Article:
So David Beckham will finally get what he always wanted and become the poster boy of a World Cup.
The achievement eluded him during his playing career, due to a combination of his own petulance and the fact he captained a team nowhere near good enough to win the biggest prize in football.
Beckham appeared at three World Cups, in 1998, 2002 and 2006, but the closest he got to lifting the famous trophy was reaching the quarter finals.
All this will change next winter though, when Beckham will be one of the star attractions at Qatar 2022. He will be there right until the bitter end.
The fact host nation Qatar has agreed to give Beckham a reported £150m, in return for him being an ambassador, means old 'Golden Balls' will be made to earn his corn.
How he chooses to do this, though, could well go on to define Beckham's reputation in terms of how he represents both the game itself and human race in general.
Amnesty International CEO Sacha Deshmukh said earlier this week, "It's not surprising that David Beckham wants to be involved in such a major football event, but we would urge him to learn about the deeply concerning human rights situation in Qatar and be prepared to speak out about it."
Let's be honest, Beckham doesn't need the dough, does he? His net worth is reported to be in excess of £400m.
But perhaps he has spotted the perfect chance to use his power and influence as a force for good, by highlighting the fact Qatar has a human rights record that is appalling, abhorrent and unimaginable in equal measure.
Is David Beckham right to accept £150m from Qatar? Let us know what you think here
It includes the longstanding mistreatment of migrant workers, including the failure to investigate thousands of deaths, the curbing of free speech and criminalisation of same-sex relations.
But thanks to disgraced former FIFA president Sepp Blatter, in 14 months time this same regime will get the privilege of hosting the greatest show on turf and people like Beckham will get to promote a sporting spectacle that should never be held there in the first place.
The 'Brand Beckham' image is on the line and he needs to speak up loud and clear, using his profile to keep the focus on the issues surrounding what is happening off the pitch, more than what will be happening on it.
He has the chance to give the World Cup a fighting chance of leaving a positive legacy moving forward.
He has the chance of driving change for the better, because while some progress has been made in terms of new legislation in Qatar, the challenge still ahead is to make sure it is universally adopted.
Beckham has visited Qatar several times in recent years and is said to be confident the first World Cup to be held in a predominantly Muslim country will be genuine and sincere.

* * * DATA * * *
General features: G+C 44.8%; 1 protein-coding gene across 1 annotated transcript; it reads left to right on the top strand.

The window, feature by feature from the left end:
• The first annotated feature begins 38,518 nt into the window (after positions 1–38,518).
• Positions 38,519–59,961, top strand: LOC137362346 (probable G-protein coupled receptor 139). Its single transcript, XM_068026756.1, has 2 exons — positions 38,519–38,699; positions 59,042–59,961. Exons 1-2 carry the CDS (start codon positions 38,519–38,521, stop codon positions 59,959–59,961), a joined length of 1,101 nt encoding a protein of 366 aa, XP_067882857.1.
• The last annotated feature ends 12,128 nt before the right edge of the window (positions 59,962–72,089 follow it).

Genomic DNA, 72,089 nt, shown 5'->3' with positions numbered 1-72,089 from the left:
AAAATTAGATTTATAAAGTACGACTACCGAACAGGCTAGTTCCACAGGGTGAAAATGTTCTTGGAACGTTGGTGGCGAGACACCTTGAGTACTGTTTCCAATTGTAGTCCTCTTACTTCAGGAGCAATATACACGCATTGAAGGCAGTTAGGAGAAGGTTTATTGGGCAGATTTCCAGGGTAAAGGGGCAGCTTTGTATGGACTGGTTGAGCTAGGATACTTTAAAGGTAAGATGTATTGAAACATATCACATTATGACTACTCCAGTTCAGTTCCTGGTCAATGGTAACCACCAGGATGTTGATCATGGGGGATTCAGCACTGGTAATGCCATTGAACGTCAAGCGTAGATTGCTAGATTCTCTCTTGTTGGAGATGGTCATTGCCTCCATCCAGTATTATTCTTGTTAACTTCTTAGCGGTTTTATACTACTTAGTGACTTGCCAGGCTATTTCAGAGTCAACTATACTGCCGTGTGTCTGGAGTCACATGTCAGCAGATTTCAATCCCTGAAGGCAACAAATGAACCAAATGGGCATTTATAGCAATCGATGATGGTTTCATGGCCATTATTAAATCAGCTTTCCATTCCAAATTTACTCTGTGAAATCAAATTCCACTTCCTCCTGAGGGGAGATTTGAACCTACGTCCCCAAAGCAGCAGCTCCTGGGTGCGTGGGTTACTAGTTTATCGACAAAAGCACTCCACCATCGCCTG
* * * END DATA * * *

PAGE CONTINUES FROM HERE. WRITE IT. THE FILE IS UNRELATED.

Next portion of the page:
Would it be naive to think Beckham is thinking ahead and has a cunning plan up his sleeve? Perhaps.
But we will get to find out – and all we can do is hope that one of our modern footballing icons provides the right bang for his buck and reminds the world how much significant change needs to take place in a place that still has no moral compass.
Quinton de Kock shouldn't be forced to take the knee but we have to understand why people don't take a knee
Quinton de Kock is a grown man who is entitled to make his own decisions when it comes to taking the knee.
No-one should be forced to do something they don't want to do.
But at least the South African wicketkeeper has been made to explain his reasons for refusing to take part in the anti-racism gesture ahead of his side's T20 World Cup match against the West Indies.
He has since apologised, stating he was reacting to the surprise of being told what to do at such short notice, before insisting he is not a racist.
We have to take de Cock's word for that and believe him, but the proof will be in the pudding.
De Kock has refused to take a knee before after doing the same thing back in June, which begs the question, why didn't his bosses anticipate this scenario sooner than a few hours before the toss?
What de Kock has to realise is that by refusing to explain himself in the immediate aftermath, whether he likes it or not, people presume he is racist.
And the fact he just happens to come from South Africa, a nation with a long and troubled history of racial segregation, hasn't helped matters.
Understanding why people don't take a knee is probably more important than understanding the reasons why people actually do.
Education is the key to ridding the world of racism, but de Kock's refusal to join in the act of solidarity with his team-mates just leaves us with more questions than answers.
Source: Read Full Article